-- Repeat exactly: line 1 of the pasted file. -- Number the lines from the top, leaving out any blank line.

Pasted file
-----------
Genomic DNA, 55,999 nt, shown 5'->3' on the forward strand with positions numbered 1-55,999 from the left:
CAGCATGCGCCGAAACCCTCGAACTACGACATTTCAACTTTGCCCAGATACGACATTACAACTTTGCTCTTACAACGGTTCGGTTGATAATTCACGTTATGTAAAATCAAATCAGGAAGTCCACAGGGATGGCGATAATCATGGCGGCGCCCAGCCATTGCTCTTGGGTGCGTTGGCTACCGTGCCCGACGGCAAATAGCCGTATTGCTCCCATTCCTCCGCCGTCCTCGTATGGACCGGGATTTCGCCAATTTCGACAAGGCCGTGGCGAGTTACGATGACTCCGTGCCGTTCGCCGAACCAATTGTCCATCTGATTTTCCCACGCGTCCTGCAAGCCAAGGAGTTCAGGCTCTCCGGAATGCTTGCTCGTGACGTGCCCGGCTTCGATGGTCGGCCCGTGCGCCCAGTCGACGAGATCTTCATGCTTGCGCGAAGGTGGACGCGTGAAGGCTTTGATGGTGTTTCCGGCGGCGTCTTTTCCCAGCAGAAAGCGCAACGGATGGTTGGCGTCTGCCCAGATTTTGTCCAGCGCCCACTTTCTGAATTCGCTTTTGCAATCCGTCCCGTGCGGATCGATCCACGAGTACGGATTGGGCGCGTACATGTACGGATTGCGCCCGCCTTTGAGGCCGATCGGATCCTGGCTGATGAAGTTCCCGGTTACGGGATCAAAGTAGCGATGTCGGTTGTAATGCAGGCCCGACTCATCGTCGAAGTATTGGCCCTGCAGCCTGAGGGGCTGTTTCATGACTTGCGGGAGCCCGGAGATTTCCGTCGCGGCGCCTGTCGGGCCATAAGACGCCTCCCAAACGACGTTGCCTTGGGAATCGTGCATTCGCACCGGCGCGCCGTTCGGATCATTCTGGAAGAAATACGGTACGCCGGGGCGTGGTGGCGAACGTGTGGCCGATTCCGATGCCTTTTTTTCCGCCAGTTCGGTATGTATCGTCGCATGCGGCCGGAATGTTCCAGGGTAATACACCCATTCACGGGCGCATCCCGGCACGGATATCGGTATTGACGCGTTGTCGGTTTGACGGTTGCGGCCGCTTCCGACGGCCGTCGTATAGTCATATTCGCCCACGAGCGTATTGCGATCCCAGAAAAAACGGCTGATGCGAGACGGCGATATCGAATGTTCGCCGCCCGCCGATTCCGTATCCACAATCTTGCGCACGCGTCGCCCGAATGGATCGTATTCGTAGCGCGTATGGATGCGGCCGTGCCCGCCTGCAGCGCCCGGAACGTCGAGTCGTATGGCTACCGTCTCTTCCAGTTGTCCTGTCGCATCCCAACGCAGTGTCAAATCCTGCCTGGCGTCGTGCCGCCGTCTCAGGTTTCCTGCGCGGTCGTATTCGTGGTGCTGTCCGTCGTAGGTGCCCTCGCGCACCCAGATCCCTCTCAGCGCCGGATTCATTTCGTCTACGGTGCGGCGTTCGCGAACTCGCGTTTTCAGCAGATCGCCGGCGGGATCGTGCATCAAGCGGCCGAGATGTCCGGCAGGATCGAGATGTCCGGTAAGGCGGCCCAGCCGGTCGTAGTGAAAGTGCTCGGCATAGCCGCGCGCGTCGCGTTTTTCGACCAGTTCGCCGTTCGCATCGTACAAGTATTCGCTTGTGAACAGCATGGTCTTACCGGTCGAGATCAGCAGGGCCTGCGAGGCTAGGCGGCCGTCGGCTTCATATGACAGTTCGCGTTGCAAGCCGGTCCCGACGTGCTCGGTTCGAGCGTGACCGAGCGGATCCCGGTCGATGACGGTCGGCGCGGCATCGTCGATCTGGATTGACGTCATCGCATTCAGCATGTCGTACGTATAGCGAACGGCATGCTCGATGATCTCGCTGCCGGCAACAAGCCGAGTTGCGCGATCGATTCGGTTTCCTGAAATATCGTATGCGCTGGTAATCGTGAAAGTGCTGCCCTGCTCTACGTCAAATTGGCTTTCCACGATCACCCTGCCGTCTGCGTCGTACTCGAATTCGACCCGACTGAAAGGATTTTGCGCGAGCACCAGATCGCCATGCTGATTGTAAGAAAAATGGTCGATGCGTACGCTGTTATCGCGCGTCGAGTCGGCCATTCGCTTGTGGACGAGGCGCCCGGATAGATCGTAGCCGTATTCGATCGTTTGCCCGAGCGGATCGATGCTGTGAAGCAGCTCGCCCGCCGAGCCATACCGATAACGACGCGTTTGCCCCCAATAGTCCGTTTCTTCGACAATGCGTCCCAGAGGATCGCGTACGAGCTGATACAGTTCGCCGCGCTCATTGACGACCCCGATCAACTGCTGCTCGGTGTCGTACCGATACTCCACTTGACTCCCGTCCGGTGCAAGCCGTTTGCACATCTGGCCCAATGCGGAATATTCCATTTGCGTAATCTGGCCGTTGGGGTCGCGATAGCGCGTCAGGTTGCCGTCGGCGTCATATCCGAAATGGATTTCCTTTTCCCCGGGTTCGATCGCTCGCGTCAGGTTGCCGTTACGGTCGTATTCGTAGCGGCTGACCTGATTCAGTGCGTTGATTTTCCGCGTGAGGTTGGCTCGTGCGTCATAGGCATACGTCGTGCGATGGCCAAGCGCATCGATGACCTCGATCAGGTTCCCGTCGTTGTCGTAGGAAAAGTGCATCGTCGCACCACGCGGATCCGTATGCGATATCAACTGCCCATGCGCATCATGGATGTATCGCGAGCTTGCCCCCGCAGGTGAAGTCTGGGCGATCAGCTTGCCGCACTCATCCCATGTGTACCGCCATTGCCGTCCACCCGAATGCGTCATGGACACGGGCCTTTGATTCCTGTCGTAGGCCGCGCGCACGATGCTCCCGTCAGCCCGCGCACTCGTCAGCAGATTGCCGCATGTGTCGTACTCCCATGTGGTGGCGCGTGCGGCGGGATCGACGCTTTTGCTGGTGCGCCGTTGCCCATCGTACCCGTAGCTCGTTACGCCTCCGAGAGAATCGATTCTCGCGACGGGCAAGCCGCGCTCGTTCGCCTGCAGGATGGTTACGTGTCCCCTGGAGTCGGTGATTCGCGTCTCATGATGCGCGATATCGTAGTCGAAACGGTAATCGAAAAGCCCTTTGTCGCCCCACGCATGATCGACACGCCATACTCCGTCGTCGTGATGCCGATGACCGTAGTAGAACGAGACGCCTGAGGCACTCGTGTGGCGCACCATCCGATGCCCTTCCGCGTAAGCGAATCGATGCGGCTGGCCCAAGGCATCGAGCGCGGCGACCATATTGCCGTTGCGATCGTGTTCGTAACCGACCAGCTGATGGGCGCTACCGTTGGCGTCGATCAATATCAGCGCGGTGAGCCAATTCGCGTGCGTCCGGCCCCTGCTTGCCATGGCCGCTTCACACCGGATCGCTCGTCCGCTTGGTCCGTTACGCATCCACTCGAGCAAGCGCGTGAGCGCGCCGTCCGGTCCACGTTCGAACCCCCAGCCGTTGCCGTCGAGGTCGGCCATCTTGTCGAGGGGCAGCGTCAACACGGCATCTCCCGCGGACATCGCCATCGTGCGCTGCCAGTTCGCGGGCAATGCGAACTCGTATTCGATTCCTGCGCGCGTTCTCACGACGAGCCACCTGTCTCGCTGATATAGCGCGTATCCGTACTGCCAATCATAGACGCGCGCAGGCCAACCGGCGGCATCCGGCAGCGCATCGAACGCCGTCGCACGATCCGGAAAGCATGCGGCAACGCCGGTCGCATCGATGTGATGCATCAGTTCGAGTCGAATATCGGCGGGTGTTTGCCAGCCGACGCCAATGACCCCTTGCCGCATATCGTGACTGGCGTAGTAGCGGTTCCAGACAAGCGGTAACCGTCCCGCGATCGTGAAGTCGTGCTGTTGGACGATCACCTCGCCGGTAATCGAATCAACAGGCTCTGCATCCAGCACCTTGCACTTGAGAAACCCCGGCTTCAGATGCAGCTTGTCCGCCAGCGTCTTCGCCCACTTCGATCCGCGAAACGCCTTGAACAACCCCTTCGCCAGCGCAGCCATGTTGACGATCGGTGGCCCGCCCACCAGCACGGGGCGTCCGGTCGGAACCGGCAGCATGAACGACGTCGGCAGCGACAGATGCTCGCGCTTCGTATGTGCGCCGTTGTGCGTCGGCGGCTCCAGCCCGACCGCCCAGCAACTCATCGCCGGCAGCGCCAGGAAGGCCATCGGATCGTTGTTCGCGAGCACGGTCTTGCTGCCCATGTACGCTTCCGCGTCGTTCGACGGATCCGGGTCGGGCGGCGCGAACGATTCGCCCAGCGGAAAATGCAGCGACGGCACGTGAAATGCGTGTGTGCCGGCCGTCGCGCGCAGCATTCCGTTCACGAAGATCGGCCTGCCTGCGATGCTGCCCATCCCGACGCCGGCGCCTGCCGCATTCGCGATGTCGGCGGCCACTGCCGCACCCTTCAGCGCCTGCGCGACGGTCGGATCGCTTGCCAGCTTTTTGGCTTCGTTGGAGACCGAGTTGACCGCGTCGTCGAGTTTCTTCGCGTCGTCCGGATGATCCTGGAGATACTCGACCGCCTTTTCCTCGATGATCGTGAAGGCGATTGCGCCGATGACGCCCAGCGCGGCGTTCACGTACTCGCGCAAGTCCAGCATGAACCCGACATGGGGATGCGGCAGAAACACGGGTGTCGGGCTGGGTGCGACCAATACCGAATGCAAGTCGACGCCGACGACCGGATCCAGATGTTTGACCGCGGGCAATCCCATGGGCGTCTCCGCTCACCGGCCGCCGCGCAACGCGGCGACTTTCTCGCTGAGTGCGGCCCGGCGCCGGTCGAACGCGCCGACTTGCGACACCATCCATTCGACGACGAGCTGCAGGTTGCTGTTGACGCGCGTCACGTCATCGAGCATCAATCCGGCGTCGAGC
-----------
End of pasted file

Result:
Genomic DNA, 55,999 nt, shown 5'->3' on the forward strand with positions numbered 1-55,999 from the left: